the cause and effect are matters of such ordinary obser-
vation.

Blameable however as means of this kind may appear
to you, they did not so appear to your fathers. Though
I am neither lawyer, nor legislator, I have some notion
that the establishment of a precedent may have an in-
fluence in favor of the attempt to bring this case under
some authority, which should Hmit the very strong lan-
guage of reprobation which has been applied to it.

I have at this moment before me^ gentlemen, a volume
of pamphlets, entitled "Minutes of the Proceedings of a
Convention of Delegates from the Abolition Societies,
established in different parts of the United States, as-
sembled at Philadelphia, on the first day of January,
1794," &c. &c. The same volume contains also the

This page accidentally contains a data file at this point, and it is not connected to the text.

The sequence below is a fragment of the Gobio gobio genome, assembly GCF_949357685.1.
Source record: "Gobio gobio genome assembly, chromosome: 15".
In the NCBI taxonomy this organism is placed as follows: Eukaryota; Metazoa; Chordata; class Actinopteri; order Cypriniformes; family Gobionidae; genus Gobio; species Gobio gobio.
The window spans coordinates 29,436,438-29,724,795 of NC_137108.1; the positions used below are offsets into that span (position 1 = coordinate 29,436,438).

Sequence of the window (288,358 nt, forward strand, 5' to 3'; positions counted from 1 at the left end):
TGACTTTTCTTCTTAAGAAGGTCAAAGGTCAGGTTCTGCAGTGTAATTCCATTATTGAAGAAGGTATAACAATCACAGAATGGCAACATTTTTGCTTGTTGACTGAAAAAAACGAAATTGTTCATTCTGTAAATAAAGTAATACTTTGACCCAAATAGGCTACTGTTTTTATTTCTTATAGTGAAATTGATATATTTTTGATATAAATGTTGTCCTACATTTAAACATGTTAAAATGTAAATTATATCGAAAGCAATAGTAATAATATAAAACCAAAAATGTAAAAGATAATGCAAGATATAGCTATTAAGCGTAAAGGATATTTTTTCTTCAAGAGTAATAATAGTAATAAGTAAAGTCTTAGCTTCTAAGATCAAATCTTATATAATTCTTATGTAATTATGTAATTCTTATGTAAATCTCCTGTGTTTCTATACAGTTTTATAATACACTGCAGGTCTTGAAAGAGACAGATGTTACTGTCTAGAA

constitution and act of incorporation of one of these
societies, of which Benjamin Franklin was president,
and, singular as it may seem to us now, the Rt. Hon.
William Pitt, Dr. Lettsom, Lafayette, and a whole
host of distinguished "foreigners," are among the names
mentioned in the act — and these persons, foreigners
and all, gentlemen, and ^'- tlieir successors,'^ are "declared
and created to be one body politic and corporate in
deed and in law, by the name, style, and title of " The
Pennsylvania Society for promoting the Abolition of Sla-
very, and for the relief of free negroes unlawfully held
in bondage and for improving the condition of the
African race," ifec. &c. — and this is the preamble of their
constitution.

" It having pleased the Creator of the world to make
of one flesh all the children of men, it becomes them to
consult and promote each other's happiness, as 7nemhers
of the same family, however diversified they may be



11

by color, situation, religion, or different states of society.
It is more especially the duty of those persons, who pro-
fess to maintain for themselves the rights of human
nature, and who acknowledge the ohligaiions of Chris-
tianity, to use such means as are in their power to ex-